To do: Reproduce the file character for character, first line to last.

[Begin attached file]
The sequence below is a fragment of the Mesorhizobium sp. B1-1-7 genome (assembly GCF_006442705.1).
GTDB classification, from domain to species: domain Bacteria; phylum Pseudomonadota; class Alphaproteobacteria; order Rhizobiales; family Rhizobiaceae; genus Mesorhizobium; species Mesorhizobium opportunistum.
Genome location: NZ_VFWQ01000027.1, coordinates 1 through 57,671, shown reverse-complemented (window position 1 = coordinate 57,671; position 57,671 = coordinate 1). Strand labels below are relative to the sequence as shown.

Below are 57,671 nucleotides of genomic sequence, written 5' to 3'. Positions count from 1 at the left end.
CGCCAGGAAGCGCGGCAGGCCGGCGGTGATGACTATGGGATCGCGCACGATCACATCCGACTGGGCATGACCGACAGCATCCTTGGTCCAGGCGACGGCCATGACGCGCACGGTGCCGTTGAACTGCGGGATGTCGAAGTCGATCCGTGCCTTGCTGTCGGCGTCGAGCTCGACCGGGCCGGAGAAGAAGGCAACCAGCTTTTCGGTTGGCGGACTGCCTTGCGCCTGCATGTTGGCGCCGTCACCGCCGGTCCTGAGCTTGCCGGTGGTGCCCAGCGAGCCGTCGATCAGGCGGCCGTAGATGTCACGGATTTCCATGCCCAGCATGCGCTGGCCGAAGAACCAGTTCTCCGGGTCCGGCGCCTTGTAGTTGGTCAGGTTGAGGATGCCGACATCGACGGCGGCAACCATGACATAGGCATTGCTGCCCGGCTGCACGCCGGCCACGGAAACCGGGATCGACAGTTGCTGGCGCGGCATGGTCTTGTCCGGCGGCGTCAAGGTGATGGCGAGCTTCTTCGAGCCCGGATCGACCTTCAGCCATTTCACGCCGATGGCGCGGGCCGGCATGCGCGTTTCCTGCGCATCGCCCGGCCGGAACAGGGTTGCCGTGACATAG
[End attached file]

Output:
The sequence below is a fragment of the Mesorhizobium sp. B1-1-7 genome (assembly GCF_006442705.1).
GTDB classification, from domain to species: domain Bacteria; phylum Pseudomonadota; class Alphaproteobacteria; order Rhizobiales; family Rhizobiaceae; genus Mesorhizobium; species Mesorhizobium opportunistum.
Genome location: NZ_VFWQ01000027.1, coordinates 1 through 57,671, shown reverse-complemented (window position 1 = coordinate 57,671; position 57,671 = coordinate 1). Strand labels below are relative to the sequence as shown.

Below are 57,671 nucleotides of genomic sequence, written 5' to 3'. Positions count from 1 at the left end.
CGCCAGGAAGCGCGGCAGGCCGGCGGTGATGACTATGGGATCGCGCACGATCACATCCGACTGGGCATGACCGACAGCATCCTTGGTCCAGGCGACGGCCATGACGCGCACGGTGCCGTTGAACTGCGGGATGTCGAAGTCGATCCGTGCCTTGCTGTCGGCGTCGAGCTCGACCGGGCCGGAGAAGAAGGCAACCAGCTTTTCGGTTGGCGGACTGCCTTGCGCCTGCATGTTGGCGCCGTCACCGCCGGTCCTGAGCTTGCCGGTGGTGCCCAGCGAGCCGTCGATCAGGCGGCCGTAGATGTCACGGATTTCCATGCCCAGCATGCGCTGGCCGAAGAACCAGTTCTCCGGGTCCGGCGCCTTGTAGTTGGTCAGGTTGAGGATGCCGACATCGACGGCGGCAACCATGACATAGGCATTGCTGCCCGGCTGCACGCCGGCCACGGAAACCGGGATCGACAGTTGCTGGCGCGGCATGGTCTTGTCCGGCGGCGTCAAGGTGATGGCGAGCTTCTTCGAGCCCGGATCGACCTTCAGCCATTTCACGCCGATGGCGCGGGCCGGCATGCGCGTTTCCTGCGCATCGCCCGGCCGGAACAGGGTTGCCGTGACATAG